It is said that in modern electoral contests, the more “likeable” candidate usually wins.  Nationally we think of Kennedy over Nixon; Bush over Kerry; Obama over McCain.

Closer to home, the elections of Gov. Deval Patrick over Charlie Baker and U.S. Sen. Scott Brown over Martha Coakley support the same theory.

In 2012, conventional wisdom holds that Mitt Romney has work to do if he is going to win the likeability contest. (Although it is clear from his performance in Wednesday’s debate that Romney is a much more likeable fellow than the media wants you to know.)

And it has become the storyline of our senatorial campaign that the hometown guy — with his barn coat and pickup truck — is more likable than the professor from Cambridge with her radical friends in the Occupy movement.

It is true that Americans want to like their leaders. But likeability, as with beauty, is in the eye of the beholder.  It is personal and subjective, and it can be defined numerous ways.

For instance, as their barometer of likeability, many pundits rely on the “beer test” — as in, with which candidate would you rather share a beer? By this measure, you’d expect Brown to win in a landslide over Warren, and Obama to soundly trounce Romney — after all, Mormons don’t even drink beer.

But others, like New York Times [NYT] columnist Maureen Dowd, equate likeability with compassion.  Thus, Dowd predicts an Obama victory because in polls the president outscores Romney on characteristics such as empathy and trust.

But political likeability doesn’t necessarily mean the candidate with whom you’d prefer to share a beer, or even the candidate you think would make a better friend.

Pollster John Della Volpe notes that voters want to support candidates who are similar to them, only slightly better. Della Volpe believes that voters prefer candidates who can relate to their lives and concerns, but who are somewhat higher in stature — more educated, more experienced — than they are.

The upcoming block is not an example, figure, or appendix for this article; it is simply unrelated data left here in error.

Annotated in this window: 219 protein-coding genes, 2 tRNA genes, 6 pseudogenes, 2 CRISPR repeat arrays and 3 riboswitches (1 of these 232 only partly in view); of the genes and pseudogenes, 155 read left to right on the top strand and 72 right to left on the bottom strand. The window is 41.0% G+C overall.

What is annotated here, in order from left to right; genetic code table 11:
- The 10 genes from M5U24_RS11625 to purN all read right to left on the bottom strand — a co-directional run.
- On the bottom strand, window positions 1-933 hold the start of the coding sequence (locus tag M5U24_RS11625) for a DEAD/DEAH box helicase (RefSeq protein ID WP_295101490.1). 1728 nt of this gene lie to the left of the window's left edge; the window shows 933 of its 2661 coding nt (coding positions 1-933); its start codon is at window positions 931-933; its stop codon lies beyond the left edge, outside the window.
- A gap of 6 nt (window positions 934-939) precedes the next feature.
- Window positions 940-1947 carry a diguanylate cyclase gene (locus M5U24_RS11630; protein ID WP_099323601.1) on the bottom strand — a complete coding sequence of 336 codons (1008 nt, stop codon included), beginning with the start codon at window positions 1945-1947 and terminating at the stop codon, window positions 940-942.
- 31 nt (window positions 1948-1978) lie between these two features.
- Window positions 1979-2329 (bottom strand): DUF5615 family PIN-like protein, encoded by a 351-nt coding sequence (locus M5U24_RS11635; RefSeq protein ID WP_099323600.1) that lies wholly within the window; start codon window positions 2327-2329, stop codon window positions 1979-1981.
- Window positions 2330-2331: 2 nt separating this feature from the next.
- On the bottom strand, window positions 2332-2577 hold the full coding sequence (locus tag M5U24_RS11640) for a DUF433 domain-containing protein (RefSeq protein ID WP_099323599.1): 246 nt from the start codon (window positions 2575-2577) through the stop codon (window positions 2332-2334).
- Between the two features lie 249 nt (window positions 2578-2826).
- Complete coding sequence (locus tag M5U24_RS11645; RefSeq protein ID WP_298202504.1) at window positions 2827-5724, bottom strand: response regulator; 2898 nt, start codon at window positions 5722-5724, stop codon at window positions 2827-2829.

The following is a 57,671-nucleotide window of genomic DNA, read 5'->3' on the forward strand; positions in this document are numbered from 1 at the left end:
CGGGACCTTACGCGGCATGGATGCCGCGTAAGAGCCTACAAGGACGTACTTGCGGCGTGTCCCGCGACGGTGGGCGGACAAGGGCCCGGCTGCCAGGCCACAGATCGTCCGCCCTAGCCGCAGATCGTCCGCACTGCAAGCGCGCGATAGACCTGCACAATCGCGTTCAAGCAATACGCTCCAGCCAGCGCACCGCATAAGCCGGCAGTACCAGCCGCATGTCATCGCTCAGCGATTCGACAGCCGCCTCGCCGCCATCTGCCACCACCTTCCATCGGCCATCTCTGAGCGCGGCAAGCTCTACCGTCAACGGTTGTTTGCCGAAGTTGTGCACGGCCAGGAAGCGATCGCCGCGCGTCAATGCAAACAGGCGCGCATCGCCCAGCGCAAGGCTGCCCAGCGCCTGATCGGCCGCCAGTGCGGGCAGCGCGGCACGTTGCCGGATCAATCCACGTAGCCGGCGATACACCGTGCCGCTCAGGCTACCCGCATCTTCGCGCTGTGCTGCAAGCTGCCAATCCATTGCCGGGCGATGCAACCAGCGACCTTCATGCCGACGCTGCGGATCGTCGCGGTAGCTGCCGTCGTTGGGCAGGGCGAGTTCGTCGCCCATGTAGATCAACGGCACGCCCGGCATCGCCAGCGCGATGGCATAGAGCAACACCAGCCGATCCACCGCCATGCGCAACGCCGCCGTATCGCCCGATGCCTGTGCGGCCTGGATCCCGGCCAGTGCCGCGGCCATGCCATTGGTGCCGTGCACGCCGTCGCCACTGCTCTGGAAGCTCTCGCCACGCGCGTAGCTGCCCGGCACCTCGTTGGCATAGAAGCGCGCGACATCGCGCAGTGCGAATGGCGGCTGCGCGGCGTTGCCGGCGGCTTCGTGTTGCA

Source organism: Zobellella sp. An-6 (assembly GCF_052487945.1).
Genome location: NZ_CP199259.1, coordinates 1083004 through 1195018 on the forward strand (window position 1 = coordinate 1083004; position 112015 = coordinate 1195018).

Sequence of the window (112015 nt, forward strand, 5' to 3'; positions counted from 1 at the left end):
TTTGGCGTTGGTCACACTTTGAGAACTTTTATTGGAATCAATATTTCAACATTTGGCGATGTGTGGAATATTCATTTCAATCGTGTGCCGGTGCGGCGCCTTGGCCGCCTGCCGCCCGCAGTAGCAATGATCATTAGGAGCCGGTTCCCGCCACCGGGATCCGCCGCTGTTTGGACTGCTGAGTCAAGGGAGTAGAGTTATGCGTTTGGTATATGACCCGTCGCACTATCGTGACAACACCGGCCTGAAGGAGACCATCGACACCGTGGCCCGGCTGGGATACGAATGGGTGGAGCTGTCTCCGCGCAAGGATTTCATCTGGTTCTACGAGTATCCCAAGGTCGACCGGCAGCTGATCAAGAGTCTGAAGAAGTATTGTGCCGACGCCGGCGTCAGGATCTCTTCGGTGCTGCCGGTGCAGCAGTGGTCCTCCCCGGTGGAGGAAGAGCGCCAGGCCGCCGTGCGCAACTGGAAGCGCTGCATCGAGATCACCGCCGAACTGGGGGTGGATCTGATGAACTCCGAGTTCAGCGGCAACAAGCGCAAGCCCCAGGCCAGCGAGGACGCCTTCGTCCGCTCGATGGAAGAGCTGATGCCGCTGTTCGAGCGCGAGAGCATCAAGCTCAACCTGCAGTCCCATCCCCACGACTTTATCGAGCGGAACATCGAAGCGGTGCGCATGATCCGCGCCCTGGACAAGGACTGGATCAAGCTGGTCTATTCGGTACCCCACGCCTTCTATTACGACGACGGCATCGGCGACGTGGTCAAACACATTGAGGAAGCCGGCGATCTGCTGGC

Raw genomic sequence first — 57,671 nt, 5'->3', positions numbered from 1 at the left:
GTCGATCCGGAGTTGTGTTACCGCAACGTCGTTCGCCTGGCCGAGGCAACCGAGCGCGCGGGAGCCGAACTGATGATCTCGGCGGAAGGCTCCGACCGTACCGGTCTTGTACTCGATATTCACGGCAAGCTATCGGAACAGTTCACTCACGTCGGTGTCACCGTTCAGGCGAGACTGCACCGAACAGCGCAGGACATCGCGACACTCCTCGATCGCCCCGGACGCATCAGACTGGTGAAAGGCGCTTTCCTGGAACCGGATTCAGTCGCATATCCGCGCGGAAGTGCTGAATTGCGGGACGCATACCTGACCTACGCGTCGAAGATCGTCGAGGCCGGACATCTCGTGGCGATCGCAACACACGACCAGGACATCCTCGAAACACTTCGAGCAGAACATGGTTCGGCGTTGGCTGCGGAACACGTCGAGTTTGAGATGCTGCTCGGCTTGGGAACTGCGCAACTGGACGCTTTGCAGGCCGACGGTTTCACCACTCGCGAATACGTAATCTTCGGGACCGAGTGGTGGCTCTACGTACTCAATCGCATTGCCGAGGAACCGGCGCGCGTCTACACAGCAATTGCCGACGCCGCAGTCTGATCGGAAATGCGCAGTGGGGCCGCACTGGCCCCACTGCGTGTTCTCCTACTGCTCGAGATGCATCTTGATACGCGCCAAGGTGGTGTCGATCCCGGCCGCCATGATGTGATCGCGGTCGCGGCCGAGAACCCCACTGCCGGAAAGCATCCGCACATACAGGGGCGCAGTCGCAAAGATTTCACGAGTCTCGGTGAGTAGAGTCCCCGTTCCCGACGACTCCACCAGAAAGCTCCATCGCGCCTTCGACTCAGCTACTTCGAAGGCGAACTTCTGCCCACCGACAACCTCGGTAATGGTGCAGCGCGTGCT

From this perspective, perhaps it makes more sense to ask which candidate would make a better boss?

Generally speaking, we want to work for someone who is more experienced and knowledgeable than we are. Someone whose achievements and leadership style we respect. We want a boss who is open to new ideas, but who is a decisive and confident decision-maker. And we want a boss who is willing to share credit for success and accept responsibility for failure (one who embraces the notion of “the buck stops here”).

These are the qualities of a “likeable” boss.  And, while humor, compassion, and beer-drinking ability might sweeten the pot, these characteristics are not deal-breakers when it comes to our opinions of those who lead us.

By this yardstick, Romney surely beats Obama, who has proven himself to be petulant, ideologically inflexible, and all too willing to blame others (his predecessor, Congress, you name it).

And what of the senatorial candidates? Brown comes across as more flexible and bipartisan than Warren, who is often strident and defensive.  But Warren seems like an intelligent and decisive decision-maker. And one can also envision her in the role of supportive boss.

Truth is, no matter how you measure it, “likeability” in politics is a self-fulfilling prophecy.  The winners of electoral contests are, by definition, more likeable — at least they were liked by more people on the only day that counts.

And so, on Nov. 7, with the benefit of hindsight, the media will dub the winners of the presidency and of the Massachusetts Senate race “more likeable.” And the purveyors of conventional wisdom will rewrite the story of campaign 2012 to fit that preconceived narrative.


Share This